Midterm study guide!
Midterm study guide! Communication Studies 150
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Communication Studies 150
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This 16 page Study Guide was uploaded by Alyssa Notetaker on Wednesday October 21, 2015. The Study Guide belongs to Communication Studies 150 at University of California - Los Angeles taught by PJ Lamberson in Fall 2015. Since its upload, it has received 125 views. For similar materials see Methodologies in Communication Research in Communication Studies at University of California - Los Angeles.
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Date Created: 10/21/15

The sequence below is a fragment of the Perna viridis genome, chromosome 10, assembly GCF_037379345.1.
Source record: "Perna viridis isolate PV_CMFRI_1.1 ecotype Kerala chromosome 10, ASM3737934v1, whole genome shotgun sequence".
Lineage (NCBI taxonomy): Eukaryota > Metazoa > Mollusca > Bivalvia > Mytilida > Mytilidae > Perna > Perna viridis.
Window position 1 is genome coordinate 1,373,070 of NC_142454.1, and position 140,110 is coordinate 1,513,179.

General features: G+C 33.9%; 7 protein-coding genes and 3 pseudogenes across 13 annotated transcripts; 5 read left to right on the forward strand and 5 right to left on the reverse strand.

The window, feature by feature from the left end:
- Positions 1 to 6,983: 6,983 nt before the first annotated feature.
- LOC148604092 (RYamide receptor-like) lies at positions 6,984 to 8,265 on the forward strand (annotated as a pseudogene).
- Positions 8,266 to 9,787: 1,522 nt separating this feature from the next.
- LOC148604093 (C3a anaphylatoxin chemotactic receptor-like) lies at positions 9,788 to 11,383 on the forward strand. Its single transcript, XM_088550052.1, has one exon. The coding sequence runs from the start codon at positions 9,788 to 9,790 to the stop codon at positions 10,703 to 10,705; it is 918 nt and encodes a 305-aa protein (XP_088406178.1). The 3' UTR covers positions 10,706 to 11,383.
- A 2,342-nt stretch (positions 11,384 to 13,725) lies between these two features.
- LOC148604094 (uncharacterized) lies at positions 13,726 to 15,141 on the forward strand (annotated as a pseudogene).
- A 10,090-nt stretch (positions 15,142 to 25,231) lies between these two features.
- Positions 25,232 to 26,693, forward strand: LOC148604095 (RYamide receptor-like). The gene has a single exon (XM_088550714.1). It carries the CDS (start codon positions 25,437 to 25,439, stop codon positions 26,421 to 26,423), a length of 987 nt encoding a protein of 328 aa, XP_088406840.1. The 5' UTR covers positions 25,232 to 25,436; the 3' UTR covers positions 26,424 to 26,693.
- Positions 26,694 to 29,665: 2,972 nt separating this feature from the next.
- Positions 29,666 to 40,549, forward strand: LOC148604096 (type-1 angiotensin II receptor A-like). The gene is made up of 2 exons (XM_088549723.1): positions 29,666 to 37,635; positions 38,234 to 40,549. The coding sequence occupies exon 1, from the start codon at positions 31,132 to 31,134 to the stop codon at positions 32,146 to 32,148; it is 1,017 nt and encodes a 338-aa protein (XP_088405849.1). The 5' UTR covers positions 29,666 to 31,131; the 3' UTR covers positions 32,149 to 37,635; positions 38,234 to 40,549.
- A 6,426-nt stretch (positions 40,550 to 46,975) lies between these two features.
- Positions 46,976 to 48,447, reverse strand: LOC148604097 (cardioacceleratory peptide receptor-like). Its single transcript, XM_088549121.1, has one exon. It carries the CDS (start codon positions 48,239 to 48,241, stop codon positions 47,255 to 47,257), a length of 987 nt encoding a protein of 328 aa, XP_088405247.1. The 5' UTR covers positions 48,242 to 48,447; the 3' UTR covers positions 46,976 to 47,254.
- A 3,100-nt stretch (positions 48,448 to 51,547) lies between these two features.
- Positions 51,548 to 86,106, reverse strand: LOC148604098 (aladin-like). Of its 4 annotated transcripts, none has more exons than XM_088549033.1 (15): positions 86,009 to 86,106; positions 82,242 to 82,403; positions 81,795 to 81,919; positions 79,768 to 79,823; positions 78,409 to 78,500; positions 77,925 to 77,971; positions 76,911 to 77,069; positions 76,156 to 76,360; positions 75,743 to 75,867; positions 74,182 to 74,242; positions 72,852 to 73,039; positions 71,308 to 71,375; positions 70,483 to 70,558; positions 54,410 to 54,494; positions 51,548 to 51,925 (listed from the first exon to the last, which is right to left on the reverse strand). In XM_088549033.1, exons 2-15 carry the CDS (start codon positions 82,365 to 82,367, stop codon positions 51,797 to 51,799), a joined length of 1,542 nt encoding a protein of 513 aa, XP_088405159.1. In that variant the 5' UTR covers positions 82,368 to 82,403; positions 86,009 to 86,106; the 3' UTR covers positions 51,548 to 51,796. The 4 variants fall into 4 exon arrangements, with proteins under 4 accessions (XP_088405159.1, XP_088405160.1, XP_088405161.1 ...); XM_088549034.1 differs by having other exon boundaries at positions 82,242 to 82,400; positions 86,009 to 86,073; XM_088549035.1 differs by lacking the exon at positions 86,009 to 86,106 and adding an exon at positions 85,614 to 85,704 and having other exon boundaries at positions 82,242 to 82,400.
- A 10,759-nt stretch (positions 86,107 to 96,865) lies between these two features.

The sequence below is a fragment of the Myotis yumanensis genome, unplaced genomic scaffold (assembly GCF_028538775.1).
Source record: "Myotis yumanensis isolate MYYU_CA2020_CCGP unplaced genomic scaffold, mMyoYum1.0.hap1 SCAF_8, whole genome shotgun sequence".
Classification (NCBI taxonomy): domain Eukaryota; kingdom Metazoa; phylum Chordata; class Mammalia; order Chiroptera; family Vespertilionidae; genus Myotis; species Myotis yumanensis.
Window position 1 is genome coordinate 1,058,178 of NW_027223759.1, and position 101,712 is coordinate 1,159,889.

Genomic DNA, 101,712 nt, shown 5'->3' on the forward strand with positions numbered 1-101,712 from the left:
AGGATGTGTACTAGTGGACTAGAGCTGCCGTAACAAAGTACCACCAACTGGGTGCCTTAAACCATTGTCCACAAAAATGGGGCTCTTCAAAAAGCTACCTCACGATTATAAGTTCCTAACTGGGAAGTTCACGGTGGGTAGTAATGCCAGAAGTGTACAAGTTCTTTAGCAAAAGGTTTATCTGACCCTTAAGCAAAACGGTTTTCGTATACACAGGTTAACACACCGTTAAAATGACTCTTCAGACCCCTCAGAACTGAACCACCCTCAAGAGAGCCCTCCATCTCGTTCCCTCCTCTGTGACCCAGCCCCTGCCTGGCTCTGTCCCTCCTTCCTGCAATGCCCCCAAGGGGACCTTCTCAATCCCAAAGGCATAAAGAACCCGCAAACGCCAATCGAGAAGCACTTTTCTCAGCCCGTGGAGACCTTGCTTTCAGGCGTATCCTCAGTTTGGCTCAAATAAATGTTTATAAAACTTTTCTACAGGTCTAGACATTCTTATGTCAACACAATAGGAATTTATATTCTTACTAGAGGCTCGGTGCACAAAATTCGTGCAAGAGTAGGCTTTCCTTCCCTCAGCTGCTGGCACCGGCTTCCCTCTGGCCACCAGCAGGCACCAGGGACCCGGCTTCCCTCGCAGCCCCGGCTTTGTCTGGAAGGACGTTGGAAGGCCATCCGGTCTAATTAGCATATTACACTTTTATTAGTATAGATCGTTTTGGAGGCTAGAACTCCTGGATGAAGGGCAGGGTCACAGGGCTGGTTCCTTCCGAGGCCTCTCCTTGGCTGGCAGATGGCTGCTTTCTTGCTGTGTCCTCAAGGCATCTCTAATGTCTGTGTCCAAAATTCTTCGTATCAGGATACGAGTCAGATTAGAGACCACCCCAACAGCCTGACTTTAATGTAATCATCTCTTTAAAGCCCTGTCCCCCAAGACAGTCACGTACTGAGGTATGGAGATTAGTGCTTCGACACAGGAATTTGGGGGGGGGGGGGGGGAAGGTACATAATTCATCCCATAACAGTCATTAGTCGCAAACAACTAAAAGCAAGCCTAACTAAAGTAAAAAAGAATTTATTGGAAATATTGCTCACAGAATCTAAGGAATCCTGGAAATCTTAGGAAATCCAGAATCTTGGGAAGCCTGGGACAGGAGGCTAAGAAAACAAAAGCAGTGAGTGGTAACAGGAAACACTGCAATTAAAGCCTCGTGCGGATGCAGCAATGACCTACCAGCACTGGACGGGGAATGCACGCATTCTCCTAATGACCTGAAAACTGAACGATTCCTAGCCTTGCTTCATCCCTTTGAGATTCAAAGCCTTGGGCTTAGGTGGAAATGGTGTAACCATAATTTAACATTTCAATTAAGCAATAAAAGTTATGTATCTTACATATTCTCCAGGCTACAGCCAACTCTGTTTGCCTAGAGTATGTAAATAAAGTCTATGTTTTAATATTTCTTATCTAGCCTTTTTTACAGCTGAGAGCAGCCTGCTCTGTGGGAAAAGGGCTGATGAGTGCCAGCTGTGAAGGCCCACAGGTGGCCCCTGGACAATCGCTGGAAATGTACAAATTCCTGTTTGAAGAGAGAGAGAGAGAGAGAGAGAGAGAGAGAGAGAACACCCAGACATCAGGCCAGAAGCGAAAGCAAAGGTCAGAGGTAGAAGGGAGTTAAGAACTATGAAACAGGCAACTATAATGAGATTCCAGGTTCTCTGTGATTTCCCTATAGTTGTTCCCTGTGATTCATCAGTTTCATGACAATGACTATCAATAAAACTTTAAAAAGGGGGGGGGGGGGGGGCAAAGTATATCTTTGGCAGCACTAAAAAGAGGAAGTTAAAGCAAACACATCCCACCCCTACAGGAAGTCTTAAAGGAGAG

Comm Studies 150 Midterm Study Guide Research Design can be messy not a linear stepbystep process like it is below Step one choose a topic 0 Look at your personal interests 0 Look at social problems an issue where something needs to be done better or where there s a societal push to study something 0 Look at the state of the discipline I What s going on in the field of study currently I What people have already done I What people are interested in Have a balance of unique and what s already out there Allows people a frame of reference for your study Most successfulimpactful studies high median conventionality and high tail novelty o Working off of lots of established studies but still have novelty like combining ideas people don t usually combine for example biology and astrophysics combo in communication or something like that 0 Using conventional studies in a new way I Citing mostly conventional studies but also include and connect a few weird outthere studies I Papers with an injection of novelty into an otherwise exceptionally familiar mass of prior work are unusually likely to have high impactquot 0 Look at feasibility I Is it too expensive would take hundreds of years etc Step Two Question Theory and Hypothesis 0 Question 0 Unit of Analysis I The objects that you are studying To find it look at the numbers you re gathering what thing has that number that is associated with the independent variable Ex how does square footage of Walmart affect weekly revenue 0 Unit of analysis store it s the thing that has square footage I Especially focuses on the LEVEL OF RESOLUTION In other words how focused is it Focusing on details or a bigger picture 0 Ex looking at an individual family or company I Why do we care about the unit of analysis We want to avoid incorrect conclusions too broad generalizations fallacy in correlation 0 Variables I what we look at how one variable impacts another variable 0 Theories and Hypotheses I Theory more general I Good theories are Causal o How you think the world works and why 0 We can use correlation to infer causality infer social in uence 0 To do so have to ask two questions I 1 How do we know there are nonrandom clusters In other words is it statistically significant I 2 How do we know the clusters were caused by in uence Have to eliminate o Endogeneity o Confounding variables spuriousness Internally consistent Falsifiable Parsimonious 0 Need control As few moving variables as possible 0 Succinct Predictive o Able to predict outcome I Ex know political orientation so can predict economic status or something like that Terms Unit of Analysis 0 The thing you re studying o What re you looking at What object are you studying an object that stays constant 0 It s the focus of the project Variable o What changes I Ex work habits in summer vs work habits in fall I Unit of analysis is work habits variable season Measurement 0 The process of assigning a numeral or label to the unit of analysis in order to measure it I Ex unit of analysis 5 kids studied over 3 weeks 0 Allows for conceptualization I clarifying what you re going to do I makes it operational makes it something you can actually look at and measure I gives it a complete plan makes it doable Spurious correlation random chance that causes 2 things that are not causally related to be correlated 0 Correlation is just a statistical measurement tells us the numbers we observe tend to move in the same way I Positive correlation when x is high y is likely to be high I Negative correlation when x is low y is likely to be high I Does NOT mean it s causally related In short 3 causal possibilities in uence endogenous or confounding In uence friends in uence friends behavior Endogenous Behaviors in uence connections Confounding neither of the above The Bad News No way to know if the correlation is truly causal in practice because we can never recognize and control for all variables Best way to solve this issue randomized controlled trials Big Data Polls people lie poll could show bias in polling more people from a certain demographic sample bias Data sets can be biased Questions asked can be biased Predicting with web search data 0 Using search data to predict makes the prediction more accurate but only slightly Measurement You have to define it clearly 0 Define subjective and qualitative terms in ways that make it measurable quantifiable Operationalizing Versus conceptualization o Conceptualization is defining and specifying abstract and fuzzy concepts I Concepts have indicators and dimensions Dimensions specifiable aspects of a concept Indicators something the researcher chooses to recognize as a re ection of the variable being studied 0 Makes it more feasible to study something that is not directly observable 0 Ex using smiles to indicate happiness o Operationalization is the development of specific research procedures that will result in empirical observations representing those concepts in the real world I An operational definition specifies precisely how a concept will be measured I Define variables and attributes make them measurable Levels of measurement 0 Binary I Aka dichotomous 0 Nominal I Aka categorical discrete multinomial I Give categories but there s no order to the categories I Ex What religion are youquot Possible answers are 1 Christian 2 catholic 3 protestant 4 hindu 5 muslim 6 Jewish 7 other 8 none I Ex hair color I Ex nationality o Ordinal I Aka categorical discrete multinomial I Give categories but they have an order I Ex satisfaction levels on a scale of 1 to 5 with 1 being dissatisfied and 5 being completely satisfied 0 Interval I Aka continuous can take on any value in a range I Ex measuring cortisol levels temperature placing politicians on a scale of liberal to conservative IQ score You can compare the variables cortisol levels politicians degrees but can t say one is twice the level of the other can t say Hillary Clinton is twice as liberal as Donald Trump You can see the difference between 2 measurements but can t make it a ratio o m I Aka continuous I But in addition to being like interval there is an absolute zero So you can say something is twice as much as something else I Ex wealth measurements age length of time Measurement Quality 0 Reliability I Consistency little variation I Idea that the same data would have been collected each time in repeated observations of the same type I We can increase reliability with increased range of measurement using multiple indicators I Ex a scale is reliable objective opinions on a topic are not 0 Validity I How close is your result to the truth Closer more valid I Valid when the measure accurately re ects the concept it is intended to measure Face validity it makes sense at face value it s reasonable adheres to common sense Criterionrelated validity the degree to which a measure relates to some external criterion Construct validity asks whether the various measures for a given concept all seem to correspond to the same thing Content validity the degree to which a measure covers the concept it operationalizes Error 0 Systematic error I It s systematic the level of the error is always the same I Ex when a scale is off and always adds an ounce to what is being measured I Ex when a ballot is made so it looks like to vote for someone you punch the second hole but really you should punch the third I Sources of systematic error Social desirability 0 Way to minimize this bias I Instead of asking the subject about their own views or supposed actions give a hypothetical situation about a stranger I Ex in this certain situation what do you think this person a stranger madeup person would do Anchoring o The tendency to rely too heavily or anchor on one trait or piece of information when making decisions 0 Usually the subject focuses most on the first piece of information we get from them Acquiescence agree vs disagree 0 People are more likely to agree Order effects 0 If you ask a series of questions or have a list to choose from people are affected by which questions comes first I Can bias the results 0 Random error I Usually cancel each other out 0 Error observed value true value systematic error random error I adjusting the results for error Steps in research review 1 unit of analysis variables and 2 Theory 3 Hypothesis 4 Measurement and operationalization I How to scale what you re measuring I How to quantify it o 5 Operationalizing defining your concept I Is it binary nominal ordinal interval or ratio 0000 Sampling Fundamental property of sampling you infer something bigger from a smaller group test 0 Key characteristics I We want to know about a class of similar objects or events the population I We observe some of these the sample I We form inferences about the population based on the sample 0 Possible errors or bias nonrandom and harder to detect in sampling I Selection bias Undercoverage 0 Some members of the population are inadequately represented in the sample Nonresponse bias 0 Even if it s random sampling people can refuse to answer potentially leading to undercoverage Voluntary response bias 0 People with extreme opinions are more likely to respond I Response bias Leading questions Social desirability 0 Population I Target population the population to which you would like your results to generalize I Sample frame the set of all cases from which your sample is drawn Ideally it matches the target population The characteristics of the target population are called parameters and are usually unknown Sample estimates of population parameters are statistics I Key question to find out if your sample could have selection bias does your sample frame differ systematically from your target population 0 Why sample I We want to be able to draw general inferences about large classes of objects or events but Can t survey a whole target population not feasible Time and money are limited I Sometimes you can get a more accurate result by sampling than by observing the whole population Ex census tries to count EVERYBODY but some people mostly white and upper class were counted twice while even more were not counted at all mostly minorities children and lower income 0 How to sample I 1 Define your population after determining question theory hypothesis units of analysis and measurement target population I 2 Find your sample frame 2 ways to construct a sample frame 0 1 List all cases in the population 0 2 Provide a rule defining membership Find a way to sample the population that does not leave any demographics out disproportionately 0 Ask if your sample frame differs systematically from your target population to avoid selection bias Must have adequate numbers I 3 Choosing your sample You want it to be representative of the population ie proportionally match the target population on key characteristics 0 Problem this is almost impossible to assess we can only measure representativeness with respect to specific characteristics 0 Instead we judge the quality of a sample on how it was obtained I Ways to obtain a sample that avoids bias see types of sampling below 0 Types of sampling Probability sampling All cases in the population have a known probability of being sampled Includes simple random sampling stratified random sampling systematic random sampling cluster random sampling and multistage sampling I Simple random sampling each possible combination of cases has an equal probability of being sampled I Stratified random sample Population is subdivided into exhaustive mutually exclusive categories the strata and you take a simple random sample from each strata Uses I When you want each strata to be homogenous so your sample is heterogeneous includes people from each strata o Increases precision for the sample size I Aka it makes it more efficient don t need to look at so many people I BUT you need to know more about the population like their age and gender which can make it more costly o Allows the researcher to highlight a specific subgroup within the population it ensures the presence of the key subgroup in the sample I Cluster Sampling Breaks the population into clusters Select at random a sample of clusters Obtain a full list of the cases within the sampled clusters Sample from within the clusters This is good for when things are basically the same across the clusters I Systematic sampling Sample every kth case the number k the sampling interval 0 Ex choose every 5th person on a list Issue with this bias 0 Ex sampling every 1St and 5th house on the block I Can be all corner houses with bigger lots and bigger houses 0 Ex every 10th person on a military list I But every 10th person was a sergeant o Nonprobability sampling I Does not control for investigator bias I Statistical properties unknown cannot use theory of random sampling to statistically eliminate bias I Types Convenience sampling Purposive sampling Quotas o Stratified random sampling where there are quotas for number of people in each strata Referral or snowball sampling 0 Good for small populations 0 Survey someone then they refer you to another 0 Good for stuff like finding gang members to question no official list of the population 0 Sample error I How far away the number you estimate in the sample is from the truth I As the sample size increases sample error decreases It gets more accurate with a larger sample The distribution is less varied and more centered on the true value 0 So you want a larger sample size especially when the population is extremely varied heterogeneous o If your sample distribution is really varied it s a cue that you need a bigger sample size I Standard error The average sample error of the sampling distribution The standard deviation of the population divided by the square root of the sample size I 9 Confidence intervalquot or the range of values within the estimated population value is likely to lie We are 95 confident the population mean is 3 i 1 Experimentation Basic characteristics 0 True experiments eliminate effect of exogenous variables and allow strong causal inferences eliminate confounders and reverse causality endogeneityD o Tests causal relations I A manipulated independent variable is followed by a measured dependent variable Testing the effect of one variable on another I There are two groups a control and a treatment group 2 groups treated exactly the same except for the one manipulation I In this way we can test for causality and avoid making conclusions about something that actually just happened randomly Inferring causality all the below have to happen be checked 0 1 Association correlation o 2 Direction of in uence ie not endogenous o 3 Elimination of rival explanations ie not spurious or confounded I In an airtight experiment only one rival explanation chance Matching v random assignment 0 Matching matching subjects on characteristics that logically seem to be related to the experimental outcome and putting one subject in the test and one in the control group 0 Random completely random or SRS stratified etc Measurement validity o The way you operationalize the experiment must capture what you want to study Evaluating internal validity 0 Random assignment 0 Manipulation of independent variable 0 Measurement of the dependent variable 0 At least one control group 0 The constancy of conditions across groups except control External validity o Is it generalizable Staging an experiment 0 Pretesting I Train the quotcastquot the interviewers testers I Test the instructions cover story etc I Check if the manipulation has the desired effect I Revise and practice the quotscriptquot I See if the subject will remain detached or if they ll experience experimental realism experience it like it s real life and so re ect the truth Another level of realism mundane realism similarity of experimental events to everyday experiences Demand characteristics cues telling subjects what is expected of them and what the experimenter hopes to find Affects that happen because the subject knows they re being watched reactive measurement effects 0 Sometimes there s evaluation apprehension where the subject acts in a way to try to get a favorable evaluation of the experimenter 0 Sometimes want to quothelpquot the experimenter or give intentionally useless or invalid responses I Something else to keep an eye out for experimenter effects Subtle effects due to how the experimenter believes the experiment will turn out They may unintentionally communicate to subjects how they should respond to confirm a hypothesis Includes testing bias a pretest can affect what the subject notices in the experiment prime them for the actual experiment I Minimizing these experimental biases Ask the subject about their perception of the experimental environment whether it seemed like they should act a certain way etc Doubleblind technique 0 Subject recruitment I Acquisition of informed consent 0 Introduction to experiment I Sometimes includes a cover story about what the study is for to avoid bias while allaying preoccupation with what it s about Random assignment Manipulation of independent variable Measuring of dependent variable Manipulation check I See if any result actually happened if the manipulation caused any affect on the subject 0 Debriefing I Discuss what happened with the subject Experimentation outside the laboratory 0 Field experiments I a true experiment in a natural setting 0 Experimental design in survey research 0 Using units of analysis other than individuals OOOO Threats to internal validity Testing bias 0 The way in which the measurement is taken changes the response 0 When the test experiment itself in uences the subjects responses 0 Ex a pretest primes subjects as to what the researcher is looking for in uences how they act in the experiment 0 Similar to experimental bias demand characteristics reactive measurement effects Instrumentation o The way in which the measurement is taken changes over time I Unwanted changes in characteristics of the measuring instrument or in the measurement process 0 Can get more accurate less accurate change qualitative standard standard of good vs bad changes as you see better or worse examples I Ex A person hired to count events gets bored and less accurate as time passes I Ex someone gets better at measuring as time goes on I Ex a professor grading exams Selection bias when there are systematic differences between the composition of the control and treatment groups 0 Ex selfselection selfreporting people report if they listen to radio or watch TV then are asked to answer some questions the results could be because more politically inclined people choose to listen to radio or something and not because listening to the radio causes them to be more politically inclined endogeneity o Confounders lack of causation I Ex more accidents where there are crosswalks confounder more people use crosswalks than not and more dangerous streets have crosswalks so should not conclude that crosswalks cause accidents 0 Ex people who sign up for the treatment it s not random 0 Avoid with random assignment History if something is widely known people will be affected by it 0 When other events in the environment might affect the outcome 0 Ex if you do an experiment over 2 days and the people who do it the first day talk to the people who will do it the second day Maturation 0 When changes take place within subjects over time during the course of the experiment I Ex if the experiment goes on for a long time the subject can get tired bored hungry etc Statistical Regression 0 Extreme measurements tend to move closer to the mean on second observation 0 Ex people who score low on a pretest are likely to score closer to the average on a posttest I Taking a test primes the subject for taking tests so they do better I Higher scores are likely to decrease on the second test I So never use a test to assign people to treatments I Keep assignment random Attrition the loss of subjects in an experiment 0 Greatest threat when there is differential attrition when the conditions of the experiment the test group 1 2 control etc have different dropout rates 0 Can confound the experiment Preexperimental Designs Use debaters from one party to reduce variation Use matching to randomly assign the same number of each democrats and republicans to each TV and radio 1 Oneshot case study some treatment is administered to one group after which the group is observed or tested for treatment effects 0 No control or second test group possibility for attrition maturation history and other confounders 2 Onegroup pretestposttest design 0 Observe a group of subjects pretest introduce the treatment experiment with independent variable observe posttest o Allows comparison controls for attrition checks who was there before and after 0 No control possibility for testing bias as the pretest could affect the subjects views of what s happening also maturation history instrumentation statistical regression 3 The static group comparison 0 Two groups one receives treatment and the other doesn t both are observed afterward posttest 0 Has a control Also controls for history because both groups should have pretty much the same history and for testing and statistical regression since it doesn t have a pretest 0 Still threats to internal validity selection not necessarily randomized attrition maturation if not done simultaneously True Experimental Designs 4 The pretestposttest control group design 0 Randomly assign subjects to 2 groups observe both pretest apply treatment to one observe both posttest 0 External validity threat testing interacting with the independent variable aka testingtreatment interaction in other words the results of the treatment could be different than they would be without a pretest 5 The posttestonly control group design 0 Randomly assign the subjects to 2 groups treat one observe results of both 0 This is more economical and eliminates the possibility of testingtreatment interaction 0 But chance of attrition if it s a long term experiment 6 The Solomon fourgroup design 0 Randomly assign subjects to 4 groups I Observe pretest only two of them I Test apply the treatment to one of the pretested groups and one of the nonpretested groups I Observe all groups posttest compare to see the effect of the treatment and the effect if any the pretest had Withinsubjects design have both treatments apply to the same subject 0 Don t have to use so many people reduce issues of individual differences some are more informed from different parties etc o Comparing someone to themself I each person acts as their own control 0 Issues I Subject can be affected by which goes first Solution test if there is an order effect by randomly assigning half to see TV first half to hear radio first Counterbalancing I The subject can figure out what the researcher is studying Hiding the real experiment to simulate reality avoid experiment effects experimental bias where people change their behavior because they know they re being tested Factorial Experimental Designs Social phenomena are often caused or in uenced by multiple variables So factorial designs allow researchers to study several independent variables at once Some types of factorial designs 0 2x2 factorial design is when there are 2 factors independent variables each with 2 levels I Ex the Solomon fourgroup design 2 independent variables pretest and treatment 2 levels each whether or not the group is pretested whether or not the group is treated 4 total conditions pretest treated pretest not treated no pretest treated no pretest not treated I Has 4 total conditions 0 3x4 factorial design 3 independent variables each with 4 levels I 12 conditions Factorial designs provide information about the main effect of each factor 0 Aka the overall effect of the factor by itself 0 Found by comparing the overall means of each condition I Ex compare the overall means of the treated groups and the non treated groups to see the effect of the treatment I Compare the overall means of the pretested group and the non pretested group to see the effect of the pretest Interaction Effects Gives us information about the joint effects of the factors together for example the treated and pretested vs the nontreated and nonpretested To see visually graph the means of each condition by factor 14 12 Task 1 Task 2 Control Treatment 0 Condition 0 Each line represents a condition for example blue shows pretested and red shows nonpretested and the nontreated and treated points are on the x axis I How it is shown the treatment affects the subjects in all cases but more so when the subjects were pretested I If the red line were at it would show the treatment had no effect and all the seen effects were due to the pretest I If the blue line were at it would show the pretest had no effect I If they re parallel it shows they had no effect on each other no interaction Quasiexperimental designs Separatesample pretestposttest design 0 Randomly assign subjects to two groups observe one pretest test both observe the other one posttest 0 Most serious threat to validity history Nonequivalent control group designs 4 O Performance D N A m 03 0 Where the researcher uses already intact groups like school classes 0 So random assignment is impossible Interrupted timeseries design 0 Multiple observations before and after the treatment 0 Threat from history instrumentation if you re looking at records and there has been a change in recordkeeping procedures 0 This with 2 groups one with and one without treatment multiple timeseries design Surveys 3 Stages to surveys after hypothesis operationalization etc Sample Survey Analyze Conversational norms Our norms can affect how someone takes or understands a survey 0 Be truthful 0 Be relevant on topic 0 Don t repeat 0 Be clear So if we ask two synonymous questions that are worded differently Considerations Open v closed questions 0 Open more information more open for interpretation allows the person to submit whatever answer is most relevant to them I Can allow for more information doesn t enforce your own biases on what s important You can find out if you re looking in the right direction I To get a quantifiable answer coding Have predetermined categories of answers and after the survey categorize each person s answer into one of the categories Possible to automate the coding process set a computer to find certain phrases and automate the counting of the types of each response 0 Closed have to answer with a menu of options can give a very precise answer guarantees a certain type of answer Easier to quantify Direct v indirect 0 Direct ask exactly what you want to know 0 Indirect ex do a hypothetical situation between people who are not the interviewee I if someone is invited over to Net ix and chill with someone else how likely do you think it is they will sleep together I Best to use when there s a chance of bias criminal activity touchy subjects etc Response format yesno categorical numeric scale etc Visual aids 0 Be careful of inadvertently introducing a picture that would in uence people to give a certain answer 0 Ex if we want to know how healthy someone is as in not sickly we wouldn t want to use a picture of someone working out which would have people associate the quiz with how athletically healthy they are 0 The visuals can also clarify what type of answer you re looking for Question order Rules of thumb for questions Keep it simple and clear Address one issue per question Don t ask loaded questions ex Don t you agree thatquot Avoid emotionally charged language Avoid double negatives